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Silsean or Shileshawn is subject of another post, a name which I believe is listed incorrectly on OSI Sheet 56 for the SW summit of Moanvayn. The name Moanvayn seems to apply to the whole bulk of the hill and is well known locally on all sides of the mountain.

The SW summit of Moanvayn has a large round stone cairn guarded by deep marsh (who constructed this cairn?) and if we want to assign a name to this height, the best candidate is Ochill.

I wouldn’t like to suggest that the name Ochill is in widespread local use for the summit but I found it refers to the upper part of this end of the hill. Myles Clarke who has farmed in Togher all his life says his father used that name and it’s also known in the Ballyknockan area.

The name Ochill is found on the Ordnance Survey maps as Oghill and it’s pronounced like ‘oakhill’ except that the ‘oak’ has a more guttural ‘ch’ sound and the ‘h’ in ‘hill’ is nearly silent. Price or  suggest ‘eochaill’, a place of yew trees as a meaning. Yew trees will grow in a variety of soils but they do not like this sort of high wet moorland – it’s not their habitat. The local farmers point to the high ground and say this is Ochill, it seems very unlikely that either yew or oak would have grown at this height. Of course, the climate changes but has it changed that much in the several hundred years??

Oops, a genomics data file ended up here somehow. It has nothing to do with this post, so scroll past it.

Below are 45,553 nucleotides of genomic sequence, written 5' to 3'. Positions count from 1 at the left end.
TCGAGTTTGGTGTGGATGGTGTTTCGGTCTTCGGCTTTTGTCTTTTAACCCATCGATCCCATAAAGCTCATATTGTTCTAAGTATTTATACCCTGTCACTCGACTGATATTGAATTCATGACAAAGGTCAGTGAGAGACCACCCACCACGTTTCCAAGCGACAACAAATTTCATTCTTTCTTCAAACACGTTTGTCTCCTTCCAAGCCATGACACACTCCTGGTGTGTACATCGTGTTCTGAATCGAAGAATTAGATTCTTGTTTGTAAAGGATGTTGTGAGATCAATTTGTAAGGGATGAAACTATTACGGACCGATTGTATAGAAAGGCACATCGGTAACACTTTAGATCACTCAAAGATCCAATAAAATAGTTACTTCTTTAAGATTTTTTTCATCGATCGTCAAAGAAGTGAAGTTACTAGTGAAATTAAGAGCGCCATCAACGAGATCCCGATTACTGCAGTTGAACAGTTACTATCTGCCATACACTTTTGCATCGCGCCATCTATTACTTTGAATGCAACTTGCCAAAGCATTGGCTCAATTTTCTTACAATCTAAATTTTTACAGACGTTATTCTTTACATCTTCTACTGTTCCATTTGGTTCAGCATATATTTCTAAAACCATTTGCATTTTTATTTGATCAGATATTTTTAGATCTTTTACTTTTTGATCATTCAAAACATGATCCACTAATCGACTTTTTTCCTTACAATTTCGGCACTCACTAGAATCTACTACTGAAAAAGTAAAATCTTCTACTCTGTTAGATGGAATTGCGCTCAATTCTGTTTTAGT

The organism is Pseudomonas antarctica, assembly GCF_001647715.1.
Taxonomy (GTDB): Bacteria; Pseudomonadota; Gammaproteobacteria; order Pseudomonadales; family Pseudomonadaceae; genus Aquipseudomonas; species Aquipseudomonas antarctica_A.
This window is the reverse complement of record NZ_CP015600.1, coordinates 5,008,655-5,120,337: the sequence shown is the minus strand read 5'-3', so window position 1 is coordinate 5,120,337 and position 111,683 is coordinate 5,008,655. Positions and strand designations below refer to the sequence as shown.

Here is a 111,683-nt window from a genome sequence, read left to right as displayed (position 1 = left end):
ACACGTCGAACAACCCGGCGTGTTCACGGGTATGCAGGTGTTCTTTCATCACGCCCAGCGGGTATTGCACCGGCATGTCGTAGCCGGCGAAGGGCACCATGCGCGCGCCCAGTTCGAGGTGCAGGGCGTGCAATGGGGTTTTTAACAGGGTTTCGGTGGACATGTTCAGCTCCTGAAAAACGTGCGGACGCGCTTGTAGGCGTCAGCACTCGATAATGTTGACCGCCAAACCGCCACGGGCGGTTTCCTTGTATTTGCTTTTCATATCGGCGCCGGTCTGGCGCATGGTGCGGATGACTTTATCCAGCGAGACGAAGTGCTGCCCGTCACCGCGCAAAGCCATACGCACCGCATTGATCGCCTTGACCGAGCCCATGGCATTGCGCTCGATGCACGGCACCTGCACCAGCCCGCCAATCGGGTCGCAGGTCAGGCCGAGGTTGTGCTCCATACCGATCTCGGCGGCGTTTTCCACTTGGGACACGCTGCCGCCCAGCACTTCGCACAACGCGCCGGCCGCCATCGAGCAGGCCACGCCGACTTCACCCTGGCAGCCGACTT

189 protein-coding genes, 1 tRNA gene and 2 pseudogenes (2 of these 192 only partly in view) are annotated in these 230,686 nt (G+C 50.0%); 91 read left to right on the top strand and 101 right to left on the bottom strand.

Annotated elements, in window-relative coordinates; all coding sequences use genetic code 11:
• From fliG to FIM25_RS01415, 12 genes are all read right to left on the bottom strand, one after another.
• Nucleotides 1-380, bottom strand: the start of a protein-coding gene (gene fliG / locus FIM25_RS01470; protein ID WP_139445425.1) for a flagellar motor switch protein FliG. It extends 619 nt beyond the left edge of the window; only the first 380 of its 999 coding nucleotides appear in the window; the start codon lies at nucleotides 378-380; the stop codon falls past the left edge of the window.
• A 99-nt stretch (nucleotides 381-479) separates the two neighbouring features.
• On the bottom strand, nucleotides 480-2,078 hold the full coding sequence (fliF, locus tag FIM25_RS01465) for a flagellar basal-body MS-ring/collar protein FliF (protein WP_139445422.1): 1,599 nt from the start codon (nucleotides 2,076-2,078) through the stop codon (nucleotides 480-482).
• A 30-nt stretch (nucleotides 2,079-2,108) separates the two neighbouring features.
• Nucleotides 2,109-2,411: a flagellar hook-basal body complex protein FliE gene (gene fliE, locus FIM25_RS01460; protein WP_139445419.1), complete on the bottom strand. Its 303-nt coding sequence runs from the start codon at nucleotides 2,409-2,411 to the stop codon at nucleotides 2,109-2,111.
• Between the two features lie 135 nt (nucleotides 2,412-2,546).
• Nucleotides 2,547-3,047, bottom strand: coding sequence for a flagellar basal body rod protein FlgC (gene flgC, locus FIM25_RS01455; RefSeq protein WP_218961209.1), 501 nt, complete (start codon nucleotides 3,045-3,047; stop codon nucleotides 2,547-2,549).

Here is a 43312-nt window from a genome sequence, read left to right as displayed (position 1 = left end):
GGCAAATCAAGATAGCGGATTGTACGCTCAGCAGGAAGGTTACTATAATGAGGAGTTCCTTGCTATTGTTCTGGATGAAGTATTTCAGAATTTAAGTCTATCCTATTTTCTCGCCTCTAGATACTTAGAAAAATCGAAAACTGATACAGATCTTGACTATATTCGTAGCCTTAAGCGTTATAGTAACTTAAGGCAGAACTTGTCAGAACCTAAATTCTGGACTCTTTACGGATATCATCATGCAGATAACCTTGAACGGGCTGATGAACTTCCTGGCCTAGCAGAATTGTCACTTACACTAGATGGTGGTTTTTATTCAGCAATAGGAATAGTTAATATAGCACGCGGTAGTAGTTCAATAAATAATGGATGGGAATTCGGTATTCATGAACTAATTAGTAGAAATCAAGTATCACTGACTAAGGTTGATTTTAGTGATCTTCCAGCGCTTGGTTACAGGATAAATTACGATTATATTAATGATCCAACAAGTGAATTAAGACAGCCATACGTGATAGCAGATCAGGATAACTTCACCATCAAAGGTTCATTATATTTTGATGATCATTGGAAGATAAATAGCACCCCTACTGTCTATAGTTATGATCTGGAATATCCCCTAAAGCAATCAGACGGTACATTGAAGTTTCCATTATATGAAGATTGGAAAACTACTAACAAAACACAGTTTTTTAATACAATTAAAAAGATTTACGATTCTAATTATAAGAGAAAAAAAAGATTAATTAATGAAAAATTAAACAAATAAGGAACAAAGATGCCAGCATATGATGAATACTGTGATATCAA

Garryochill or okill lies just above Ballyknockan, below the head ditch – this is the ‘garden of Ochill’, referring not literally to a garden but rather to an area of better grazing for sheep etc.

If Ochill here doesn’t refer to yew trees, what does it come from? I don’t know but like Garbh Bheinn I note another Scottish echo – there are hills called the Ochills in southern Scotland and here the word has Welsh and Cumbric origins, meaning ‘an upland’. Could the word have had a similar meaning here once – just simply ‘the upland’??